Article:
On the arriccio, the artist made what is known today as the sinopia, a large sketch in preparation for the actual painting. It is so named from the special red earth pigment—originally obtained from the town of Sinope on the Black Sea—used to execute it. The sinopia was not a drawing in the true sense but only a transitional, or intermediate, stage in the execution of the fresco. It was meant to synthesize in the best graphic media available all the preceding studies prepared in the painter's workshop.
The artist began by sketching with charcoal the outlines of the painting he planned to make. When satisfied with the charcoal sketch, he went over it with a pale ochre color, then erased the charcoal, and finally reinforced the entire design with sinopia red. At this point he had achieved a full-size plan of his work. From it he could draw the necessary conclusions in relation to his future work a fresco and could, if necessary, consider changes. At the same time the patron, who by now had a clear idea of how the artist had interpreted the theme and had carried out his commission, could ask for changes if he were dissatisfied.
After completing the sinopia, the artist proceeded to the actual painting of the fresco. On a large surface it would not be possible to keep the top layer, or intonaco, wet for the time required for the completion of the whole work. Therefore, the artist proceeded by giornate, or daily work units. That is, he spread on the arriccio only as much wet plaster as he needed for the amount of work he intended to execute each day. Although a section of the sinopia disappeared under each day's new plaster, the artist rapidly retraced its essential lines and carefully finished painting that part of the fresco before nightfall. The other parts of the sinopia, in the areas that remained uncovered, served as a guide and as a reference for the proportions of the painting.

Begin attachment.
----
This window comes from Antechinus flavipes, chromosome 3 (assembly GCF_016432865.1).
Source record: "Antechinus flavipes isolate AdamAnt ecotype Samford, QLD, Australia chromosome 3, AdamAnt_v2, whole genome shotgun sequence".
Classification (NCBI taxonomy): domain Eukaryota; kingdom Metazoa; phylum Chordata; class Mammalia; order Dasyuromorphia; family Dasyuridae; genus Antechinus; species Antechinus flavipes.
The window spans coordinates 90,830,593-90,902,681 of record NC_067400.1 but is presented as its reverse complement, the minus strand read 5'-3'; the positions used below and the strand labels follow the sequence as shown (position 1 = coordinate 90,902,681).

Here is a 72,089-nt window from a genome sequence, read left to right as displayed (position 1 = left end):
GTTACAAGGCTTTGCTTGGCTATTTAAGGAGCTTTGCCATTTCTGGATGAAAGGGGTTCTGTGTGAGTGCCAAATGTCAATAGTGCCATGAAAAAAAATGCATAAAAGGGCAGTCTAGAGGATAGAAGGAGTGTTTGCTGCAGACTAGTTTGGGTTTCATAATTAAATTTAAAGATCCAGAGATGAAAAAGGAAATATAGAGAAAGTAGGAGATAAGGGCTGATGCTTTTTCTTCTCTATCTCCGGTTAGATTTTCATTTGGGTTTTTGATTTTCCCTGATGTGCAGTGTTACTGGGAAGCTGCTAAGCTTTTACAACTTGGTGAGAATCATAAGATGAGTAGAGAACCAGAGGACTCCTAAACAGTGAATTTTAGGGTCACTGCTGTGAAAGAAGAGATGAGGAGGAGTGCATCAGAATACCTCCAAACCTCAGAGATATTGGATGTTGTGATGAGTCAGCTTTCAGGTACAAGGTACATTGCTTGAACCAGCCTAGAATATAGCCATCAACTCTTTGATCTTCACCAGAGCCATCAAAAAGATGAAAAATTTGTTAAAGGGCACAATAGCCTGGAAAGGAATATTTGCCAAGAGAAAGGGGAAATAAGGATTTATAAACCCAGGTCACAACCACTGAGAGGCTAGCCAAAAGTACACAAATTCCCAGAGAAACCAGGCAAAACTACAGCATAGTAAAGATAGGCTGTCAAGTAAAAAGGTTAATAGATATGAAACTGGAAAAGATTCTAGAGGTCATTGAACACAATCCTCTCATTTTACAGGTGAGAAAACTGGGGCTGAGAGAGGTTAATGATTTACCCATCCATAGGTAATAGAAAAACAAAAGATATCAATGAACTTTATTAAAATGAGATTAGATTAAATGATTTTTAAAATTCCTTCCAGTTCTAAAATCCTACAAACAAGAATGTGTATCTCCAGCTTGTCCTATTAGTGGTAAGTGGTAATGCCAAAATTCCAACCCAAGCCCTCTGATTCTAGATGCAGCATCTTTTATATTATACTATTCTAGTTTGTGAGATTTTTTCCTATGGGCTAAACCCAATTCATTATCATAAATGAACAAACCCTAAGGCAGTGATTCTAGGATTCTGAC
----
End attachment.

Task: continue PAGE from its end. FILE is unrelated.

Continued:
The various giornate can still be distinguished on the surface of a fresco. Work usually was started from the top and carried on toward the bottom. The sequence of each day's work may even be established, since the wet plaster that was spread later overlaps the section previously applied along the line where the layers meet. At the bottom of each day's section, the layer of intonaco was applied with gradual diminution of thickness to make a smoother joining.